Having no previous experience with 3D printing, Sandra decided to work with a retail service that helped her produce and design her first prototype (based on the image above) using an FDM printer. But FDM didn’t turn out to be the right solution and the quality of the print would not make the cut for a gallery show. Luckily, she met Jose, who’s been active in our community since April this year.

3D Printed Lithopane The 3d printed lithopane

Achieving the right print quality

Sandra’s first prototype was printed using FDM technology, but as Jose explains, this process would never deliver the desired outcome: “Instead of creating a solid part with gradual and highly defined surfaces, FDM type printers create a topographical map of sorts. The filament builds up in very thick layers, and for the purposes of this print, we were looking for thin layers and a highly defined surface. In addition, we needed to angle the part in every dimension to prevent any unnecessary material build-up that would erode the different parts of the lithophane. That’s why I advised Sandra to try an SLA technique. Contrary to FDM, SLA uses liquid resin instead of plastic filament. To solve the build-up issue, we pitched the lithophane on the x and y axises and tilted it on the z axis.  All the resin was able to flow off gradually as the part grew.”                    

The printer was set to a .025mm high resolution, so the print time took 32 hours in total. After removing the supports, Jose applied a light coating of clear UV resistant spray to keep the part from curling and yellowing any more than necessary.  The results were simply stunning and have driven Sandra and Jose to host their own art exhibit: “The Art of 3D Printing.”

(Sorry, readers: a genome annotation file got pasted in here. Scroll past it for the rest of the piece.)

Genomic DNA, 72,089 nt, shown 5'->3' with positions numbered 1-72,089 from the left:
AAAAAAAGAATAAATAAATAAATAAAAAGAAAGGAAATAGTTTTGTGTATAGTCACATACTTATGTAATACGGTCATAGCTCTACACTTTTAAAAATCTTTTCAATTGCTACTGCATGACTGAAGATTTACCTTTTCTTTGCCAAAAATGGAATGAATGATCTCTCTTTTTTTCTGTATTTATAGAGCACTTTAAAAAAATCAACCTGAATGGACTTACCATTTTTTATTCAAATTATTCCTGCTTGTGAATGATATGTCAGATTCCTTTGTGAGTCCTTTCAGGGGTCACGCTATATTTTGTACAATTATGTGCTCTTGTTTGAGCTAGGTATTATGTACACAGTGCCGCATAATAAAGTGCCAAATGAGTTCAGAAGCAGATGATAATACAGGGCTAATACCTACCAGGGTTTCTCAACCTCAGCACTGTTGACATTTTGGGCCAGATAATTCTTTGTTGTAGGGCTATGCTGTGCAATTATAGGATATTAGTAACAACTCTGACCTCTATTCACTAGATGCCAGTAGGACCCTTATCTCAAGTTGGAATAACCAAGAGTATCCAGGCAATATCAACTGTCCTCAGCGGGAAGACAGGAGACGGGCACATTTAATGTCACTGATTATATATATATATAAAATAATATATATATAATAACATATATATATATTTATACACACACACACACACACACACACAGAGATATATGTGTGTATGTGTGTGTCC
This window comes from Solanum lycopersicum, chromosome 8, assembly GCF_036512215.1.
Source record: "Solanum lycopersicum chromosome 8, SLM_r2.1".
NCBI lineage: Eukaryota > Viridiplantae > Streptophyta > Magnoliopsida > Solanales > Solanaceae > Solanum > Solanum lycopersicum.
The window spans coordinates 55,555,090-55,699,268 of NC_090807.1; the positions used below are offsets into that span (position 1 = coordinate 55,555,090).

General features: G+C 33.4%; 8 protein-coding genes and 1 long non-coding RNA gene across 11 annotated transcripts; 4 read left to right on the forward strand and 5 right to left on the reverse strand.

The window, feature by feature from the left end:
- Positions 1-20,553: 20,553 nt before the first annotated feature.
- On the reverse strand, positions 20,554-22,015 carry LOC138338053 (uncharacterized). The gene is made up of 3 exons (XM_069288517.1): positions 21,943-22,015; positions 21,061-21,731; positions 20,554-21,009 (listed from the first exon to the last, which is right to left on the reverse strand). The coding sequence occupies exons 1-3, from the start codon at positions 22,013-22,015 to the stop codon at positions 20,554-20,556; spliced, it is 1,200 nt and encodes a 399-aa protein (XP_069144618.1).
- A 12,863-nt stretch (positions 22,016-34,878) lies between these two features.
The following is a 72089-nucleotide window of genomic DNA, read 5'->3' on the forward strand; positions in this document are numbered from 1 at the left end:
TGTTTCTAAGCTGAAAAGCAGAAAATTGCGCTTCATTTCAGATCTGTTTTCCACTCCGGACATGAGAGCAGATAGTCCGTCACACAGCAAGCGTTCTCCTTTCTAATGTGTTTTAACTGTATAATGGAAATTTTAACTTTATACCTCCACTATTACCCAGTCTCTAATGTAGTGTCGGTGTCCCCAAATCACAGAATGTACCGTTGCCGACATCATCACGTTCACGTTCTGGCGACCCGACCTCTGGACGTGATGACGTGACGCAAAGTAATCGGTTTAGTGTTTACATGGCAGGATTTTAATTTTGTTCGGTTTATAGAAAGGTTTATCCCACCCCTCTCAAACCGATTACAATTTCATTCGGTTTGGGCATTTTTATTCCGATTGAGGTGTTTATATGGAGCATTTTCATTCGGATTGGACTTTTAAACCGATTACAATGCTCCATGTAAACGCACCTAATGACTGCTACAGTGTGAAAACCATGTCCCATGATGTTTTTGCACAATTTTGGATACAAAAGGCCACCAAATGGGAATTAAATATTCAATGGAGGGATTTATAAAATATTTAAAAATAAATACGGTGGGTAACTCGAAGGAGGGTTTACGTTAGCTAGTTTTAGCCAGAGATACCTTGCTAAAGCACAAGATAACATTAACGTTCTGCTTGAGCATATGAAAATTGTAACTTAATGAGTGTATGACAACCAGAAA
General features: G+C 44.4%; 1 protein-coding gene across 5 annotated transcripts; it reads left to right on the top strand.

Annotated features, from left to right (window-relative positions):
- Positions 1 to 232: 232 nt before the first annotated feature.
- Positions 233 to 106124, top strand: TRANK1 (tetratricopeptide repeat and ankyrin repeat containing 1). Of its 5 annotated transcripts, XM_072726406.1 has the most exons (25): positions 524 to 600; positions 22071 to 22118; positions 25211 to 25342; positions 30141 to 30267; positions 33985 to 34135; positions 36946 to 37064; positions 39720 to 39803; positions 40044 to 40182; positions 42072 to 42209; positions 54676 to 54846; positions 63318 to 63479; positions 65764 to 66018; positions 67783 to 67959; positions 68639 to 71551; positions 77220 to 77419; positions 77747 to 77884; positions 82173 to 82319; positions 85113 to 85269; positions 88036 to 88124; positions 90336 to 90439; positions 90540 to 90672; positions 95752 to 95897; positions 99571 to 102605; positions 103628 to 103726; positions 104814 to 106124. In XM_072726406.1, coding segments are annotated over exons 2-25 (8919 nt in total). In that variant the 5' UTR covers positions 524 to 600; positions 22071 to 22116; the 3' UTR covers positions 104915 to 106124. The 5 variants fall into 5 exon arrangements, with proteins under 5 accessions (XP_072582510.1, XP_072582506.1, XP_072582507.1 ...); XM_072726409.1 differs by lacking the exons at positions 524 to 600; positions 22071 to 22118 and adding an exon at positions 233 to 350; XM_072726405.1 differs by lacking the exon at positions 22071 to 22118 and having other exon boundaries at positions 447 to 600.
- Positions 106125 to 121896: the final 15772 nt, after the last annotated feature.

Sandra Canning The 3D printed lithophane both lit and unlit

Meet the Maker

“As a fine art photographer, I started looking for ways to apply 3D printing in my work,” says Sandra“All of the fine art related 3D printing I found involved sculptures, jewelry, fashion, but nothing for photographers. Why are photographers not invited to the Next Industrial Revolution Party? Then I stumbled on some lithophanes on Thingiverse. While I liked the idea, I knew that what I was looking at would not serve my audience. Then, I saw  lithophanes from the 1800s and I fell in love. I became convinced that if I found the right 3D printer and the right material, I could create a little time machine and bring back something from the past. I have been on that quest ever since.”

3D Printed Lithopane

Sandra has also started a Meetup Group to help popularize 3D printing in Florida. She is asking Makers in Florida who would like to participate in live demos or chair a Meetup to join the group. The inaugural event is Friday, September 5, 2014. Sign up to attend here and visit Sandra’s blog to learn more about her project. 

Want to give lithophane printing a try? Check out this file on Thingiverse

Every now and again we receive orders from scientists who experiment with 3D printing to advance their field of study. This Maker Tale features the unique story of how a missing piece of an ancient artifact was reconstructed using 3D printing.

3D printed Roman mask

Ronny Meijers, an archeological restoration technician, is working with Arma Factory’s Hub in Arnhem to restore an artifact from the collection of the Valkhof Museum in Nijmegen. The artifact is a mask-visor that is part of an antique Roman helmet. The helmet was found in a military settlement in the 1980’s without, unfortunately, the left-side.